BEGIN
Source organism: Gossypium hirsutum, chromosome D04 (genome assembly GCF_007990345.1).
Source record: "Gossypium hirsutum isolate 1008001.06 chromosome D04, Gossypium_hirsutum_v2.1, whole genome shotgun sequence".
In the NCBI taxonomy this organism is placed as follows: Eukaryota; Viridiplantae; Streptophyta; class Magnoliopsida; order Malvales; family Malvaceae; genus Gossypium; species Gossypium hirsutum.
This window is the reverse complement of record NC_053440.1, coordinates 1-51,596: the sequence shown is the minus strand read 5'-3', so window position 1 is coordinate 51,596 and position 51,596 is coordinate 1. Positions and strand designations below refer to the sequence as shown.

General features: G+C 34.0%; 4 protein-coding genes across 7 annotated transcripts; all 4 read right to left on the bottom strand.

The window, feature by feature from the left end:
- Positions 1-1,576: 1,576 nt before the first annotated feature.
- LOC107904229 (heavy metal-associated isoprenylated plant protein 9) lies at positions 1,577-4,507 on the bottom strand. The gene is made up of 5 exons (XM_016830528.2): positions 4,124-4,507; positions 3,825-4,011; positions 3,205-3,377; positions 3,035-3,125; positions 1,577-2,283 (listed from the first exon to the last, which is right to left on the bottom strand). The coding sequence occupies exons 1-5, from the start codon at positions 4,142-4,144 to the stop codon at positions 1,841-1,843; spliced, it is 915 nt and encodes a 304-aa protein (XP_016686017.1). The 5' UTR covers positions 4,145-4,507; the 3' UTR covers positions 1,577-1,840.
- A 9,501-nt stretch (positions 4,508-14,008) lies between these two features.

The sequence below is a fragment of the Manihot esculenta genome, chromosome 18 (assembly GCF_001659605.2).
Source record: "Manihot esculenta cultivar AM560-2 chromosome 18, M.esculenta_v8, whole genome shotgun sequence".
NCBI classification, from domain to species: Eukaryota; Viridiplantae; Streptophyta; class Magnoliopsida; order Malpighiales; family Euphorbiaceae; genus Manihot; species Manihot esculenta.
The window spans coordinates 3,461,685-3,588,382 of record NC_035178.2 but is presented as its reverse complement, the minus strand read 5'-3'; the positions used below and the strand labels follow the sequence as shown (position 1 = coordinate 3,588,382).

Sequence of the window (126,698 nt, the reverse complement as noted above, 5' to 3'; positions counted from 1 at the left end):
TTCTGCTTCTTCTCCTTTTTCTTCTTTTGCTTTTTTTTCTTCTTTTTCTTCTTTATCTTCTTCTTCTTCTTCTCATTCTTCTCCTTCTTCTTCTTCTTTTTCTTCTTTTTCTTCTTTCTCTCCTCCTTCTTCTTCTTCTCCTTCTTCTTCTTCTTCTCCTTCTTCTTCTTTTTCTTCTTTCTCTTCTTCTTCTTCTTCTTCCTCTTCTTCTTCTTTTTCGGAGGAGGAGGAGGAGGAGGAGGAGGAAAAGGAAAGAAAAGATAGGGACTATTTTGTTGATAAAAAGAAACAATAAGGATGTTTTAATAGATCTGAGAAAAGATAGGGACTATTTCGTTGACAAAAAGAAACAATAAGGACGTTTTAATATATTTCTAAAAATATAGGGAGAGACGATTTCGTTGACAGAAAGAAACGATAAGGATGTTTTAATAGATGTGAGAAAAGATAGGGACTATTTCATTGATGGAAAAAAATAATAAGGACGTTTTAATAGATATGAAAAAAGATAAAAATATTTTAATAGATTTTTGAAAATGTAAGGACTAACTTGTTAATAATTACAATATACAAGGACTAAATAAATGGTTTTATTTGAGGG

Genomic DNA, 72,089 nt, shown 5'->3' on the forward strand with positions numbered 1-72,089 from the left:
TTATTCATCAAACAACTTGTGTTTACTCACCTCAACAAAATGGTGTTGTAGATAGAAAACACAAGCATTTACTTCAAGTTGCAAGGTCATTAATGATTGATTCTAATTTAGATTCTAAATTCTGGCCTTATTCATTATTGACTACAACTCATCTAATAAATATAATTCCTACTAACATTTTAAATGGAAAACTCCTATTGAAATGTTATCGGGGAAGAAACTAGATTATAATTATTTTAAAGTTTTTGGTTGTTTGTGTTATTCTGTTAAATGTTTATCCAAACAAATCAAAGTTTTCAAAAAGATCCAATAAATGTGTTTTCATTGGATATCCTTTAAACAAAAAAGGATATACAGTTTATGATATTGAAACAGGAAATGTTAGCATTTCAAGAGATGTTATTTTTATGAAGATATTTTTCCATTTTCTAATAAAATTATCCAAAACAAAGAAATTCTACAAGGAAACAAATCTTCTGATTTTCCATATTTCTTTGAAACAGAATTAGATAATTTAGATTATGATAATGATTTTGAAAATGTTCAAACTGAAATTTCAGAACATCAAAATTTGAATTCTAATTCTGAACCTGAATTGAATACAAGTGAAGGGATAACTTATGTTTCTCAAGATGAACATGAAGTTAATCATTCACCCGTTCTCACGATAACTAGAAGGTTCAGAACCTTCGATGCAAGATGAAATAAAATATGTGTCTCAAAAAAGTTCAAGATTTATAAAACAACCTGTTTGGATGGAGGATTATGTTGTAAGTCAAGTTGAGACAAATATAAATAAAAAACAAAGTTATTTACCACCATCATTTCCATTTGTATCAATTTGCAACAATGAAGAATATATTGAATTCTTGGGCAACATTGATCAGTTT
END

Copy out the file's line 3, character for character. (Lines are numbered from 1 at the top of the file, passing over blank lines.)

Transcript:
In the NCBI taxonomy this organism is placed as follows: Eukaryota; Viridiplantae; Streptophyta; class Magnoliopsida; order Malvales; family Malvaceae; genus Gossypium; species Gossypium hirsutum.